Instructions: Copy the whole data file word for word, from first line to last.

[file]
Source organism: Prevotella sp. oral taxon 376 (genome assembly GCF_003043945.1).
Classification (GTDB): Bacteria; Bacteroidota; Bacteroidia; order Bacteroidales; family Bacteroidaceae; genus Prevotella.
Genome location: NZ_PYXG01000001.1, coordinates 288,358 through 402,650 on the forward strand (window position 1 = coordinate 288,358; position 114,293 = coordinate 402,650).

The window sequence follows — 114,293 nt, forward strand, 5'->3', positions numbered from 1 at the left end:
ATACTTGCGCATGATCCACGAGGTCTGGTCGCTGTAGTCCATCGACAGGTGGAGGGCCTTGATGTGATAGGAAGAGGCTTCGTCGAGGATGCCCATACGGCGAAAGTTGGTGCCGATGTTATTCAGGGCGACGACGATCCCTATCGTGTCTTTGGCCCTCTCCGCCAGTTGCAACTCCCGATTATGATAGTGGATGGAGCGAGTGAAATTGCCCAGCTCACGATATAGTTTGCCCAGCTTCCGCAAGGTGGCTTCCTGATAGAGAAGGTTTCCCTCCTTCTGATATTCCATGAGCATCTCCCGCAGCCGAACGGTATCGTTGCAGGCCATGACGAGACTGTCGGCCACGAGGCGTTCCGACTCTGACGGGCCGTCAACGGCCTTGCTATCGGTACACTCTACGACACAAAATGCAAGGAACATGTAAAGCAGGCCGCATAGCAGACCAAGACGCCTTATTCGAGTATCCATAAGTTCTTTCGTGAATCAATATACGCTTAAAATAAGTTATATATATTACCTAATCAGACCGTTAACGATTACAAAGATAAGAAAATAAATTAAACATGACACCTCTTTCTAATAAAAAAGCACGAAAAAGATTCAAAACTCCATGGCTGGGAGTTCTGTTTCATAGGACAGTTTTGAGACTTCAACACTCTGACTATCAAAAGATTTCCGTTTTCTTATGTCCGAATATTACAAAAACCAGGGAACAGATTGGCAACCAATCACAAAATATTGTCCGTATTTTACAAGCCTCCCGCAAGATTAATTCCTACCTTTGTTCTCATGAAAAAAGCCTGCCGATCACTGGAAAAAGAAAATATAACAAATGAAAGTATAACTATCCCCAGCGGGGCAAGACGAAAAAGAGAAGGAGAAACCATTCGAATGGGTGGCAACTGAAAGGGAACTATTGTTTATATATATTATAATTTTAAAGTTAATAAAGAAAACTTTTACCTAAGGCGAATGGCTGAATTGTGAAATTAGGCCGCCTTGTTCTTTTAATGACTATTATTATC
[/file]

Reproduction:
Source organism: Prevotella sp. oral taxon 376 (genome assembly GCF_003043945.1).
Classification (GTDB): Bacteria; Bacteroidota; Bacteroidia; order Bacteroidales; family Bacteroidaceae; genus Prevotella.
Genome location: NZ_PYXG01000001.1, coordinates 288,358 through 402,650 on the forward strand (window position 1 = coordinate 288,358; position 114,293 = coordinate 402,650).

The window sequence follows — 114,293 nt, forward strand, 5'->3', positions numbered from 1 at the left end:
ATACTTGCGCATGATCCACGAGGTCTGGTCGCTGTAGTCCATCGACAGGTGGAGGGCCTTGATGTGATAGGAAGAGGCTTCGTCGAGGATGCCCATACGGCGAAAGTTGGTGCCGATGTTATTCAGGGCGACGACGATCCCTATCGTGTCTTTGGCCCTCTCCGCCAGTTGCAACTCCCGATTATGATAGTGGATGGAGCGAGTGAAATTGCCCAGCTCACGATATAGTTTGCCCAGCTTCCGCAAGGTGGCTTCCTGATAGAGAAGGTTTCCCTCCTTCTGATATTCCATGAGCATCTCCCGCAGCCGAACGGTATCGTTGCAGGCCATGACGAGACTGTCGGCCACGAGGCGTTCCGACTCTGACGGGCCGTCAACGGCCTTGCTATCGGTACACTCTACGACACAAAATGCAAGGAACATGTAAAGCAGGCCGCATAGCAGACCAAGACGCCTTATTCGAGTATCCATAAGTTCTTTCGTGAATCAATATACGCTTAAAATAAGTTATATATATTACCTAATCAGACCGTTAACGATTACAAAGATAAGAAAATAAATTAAACATGACACCTCTTTCTAATAAAAAAGCACGAAAAAGATTCAAAACTCCATGGCTGGGAGTTCTGTTTCATAGGACAGTTTTGAGACTTCAACACTCTGACTATCAAAAGATTTCCGTTTTCTTATGTCCGAATATTACAAAAACCAGGGAACAGATTGGCAACCAATCACAAAATATTGTCCGTATTTTACAAGCCTCCCGCAAGATTAATTCCTACCTTTGTTCTCATGAAAAAAGCCTGCCGATCACTGGAAAAAGAAAATATAACAAATGAAAGTATAACTATCCCCAGCGGGGCAAGACGAAAAAGAGAAGGAGAAACCATTCGAATGGGTGGCAACTGAAAGGGAACTATTGTTTATATATATTATAATTTTAAAGTTAATAAAGAAAACTTTTACCTAAGGCGAATGGCTGAATTGTGAAATTAGGCCGCCTTGTTCTTTTAATGACTATTATTATC